TRENTON – The New Jersey Health Department is strongly urging pregnant women to get vaccinated for COVID-19.

State Health Commissioner Judith Persichilli said during the latest coronavirus update on Monday in Trenton that new data from the U.S. Centers for Disease Control and Prevention finds pregnant women who test positive for COVID and are symptomatic “are twice as likely to be admitted to intensive care and be put on a ventilator.”

She said the data also shows these individuals are “at a 70% increased risk of death” and also face a higher risk of pregnancy problems.

“That could include preterm birth, stillbirth and admission into the ICU of a newborn, also infected with COVID-19," she said

She noted the data shows “only 31% of pregnant individuals in the United States are vaccinated against COVID-19.”

Persichilli pointed out that vaccination rates vary markedly by race and ethnicity.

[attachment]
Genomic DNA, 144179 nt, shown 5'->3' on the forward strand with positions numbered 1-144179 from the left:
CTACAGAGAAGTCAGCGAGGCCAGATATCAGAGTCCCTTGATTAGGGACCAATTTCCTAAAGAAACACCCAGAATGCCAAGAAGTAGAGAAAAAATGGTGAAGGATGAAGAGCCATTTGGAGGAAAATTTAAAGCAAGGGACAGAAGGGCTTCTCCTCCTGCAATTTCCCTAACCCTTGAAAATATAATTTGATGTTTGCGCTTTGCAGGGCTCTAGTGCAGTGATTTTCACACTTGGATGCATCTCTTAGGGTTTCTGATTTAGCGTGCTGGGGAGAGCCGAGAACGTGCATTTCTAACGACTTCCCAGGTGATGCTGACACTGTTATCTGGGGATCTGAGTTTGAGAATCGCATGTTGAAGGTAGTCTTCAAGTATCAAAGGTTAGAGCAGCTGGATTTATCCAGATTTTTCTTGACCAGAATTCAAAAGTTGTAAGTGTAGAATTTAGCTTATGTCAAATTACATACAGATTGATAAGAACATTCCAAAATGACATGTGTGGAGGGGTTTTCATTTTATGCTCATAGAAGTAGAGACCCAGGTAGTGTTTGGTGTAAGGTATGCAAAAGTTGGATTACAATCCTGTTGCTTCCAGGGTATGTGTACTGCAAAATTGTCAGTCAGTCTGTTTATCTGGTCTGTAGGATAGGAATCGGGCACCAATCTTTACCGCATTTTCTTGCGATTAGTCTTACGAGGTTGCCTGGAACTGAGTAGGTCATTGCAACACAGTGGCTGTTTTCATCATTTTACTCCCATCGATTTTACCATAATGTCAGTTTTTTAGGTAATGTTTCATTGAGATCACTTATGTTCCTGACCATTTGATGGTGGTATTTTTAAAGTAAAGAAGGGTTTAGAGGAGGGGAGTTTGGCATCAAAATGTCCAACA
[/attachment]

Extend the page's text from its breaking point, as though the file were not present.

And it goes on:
She said Asian pregnant women have the highest vaccine coverage at 45.7%, while 25% of Latino pregnant women and 15.6% of Black pregnant women are vaccinated.

She said pregnant women need to understand that not getting vaccinated is putting themselves and their unborn child at risk. “The COVID-19 vaccine will not harm you or the child you are carrying. The important thing is you will be harmed if you are not vaccinated, you’re putting yourself and your fetus at risk.”

Gov. Phil Murphy said the vaccine is very safe and “the big headline for me on pregnant women is it does not impact your fertility – that’s one of these big myths.”

Dr. Ed Lifshitz, the director of communicable disease services at the New Jersey Health Department, said it’s understandable pregnant women may be wary of putting anything that’s not natural into their bodies, and that would include getting a vaccination but “the much, much, much greater risk is not the unnatural vaccine that you would take but the unnatural virus that could invade you instead.”

He stressed “the virus is much, much riskier to the unborn child and to the mother itself than the vaccine, and I’d strongly encourage that pregnant women get vaccinated.”

Persichilli said to make a vaccine appointment you can reach out to the Department of Health's COVID vaccine call center at 1-855-568-0545 or visit

You can contact reporter David Matthau at

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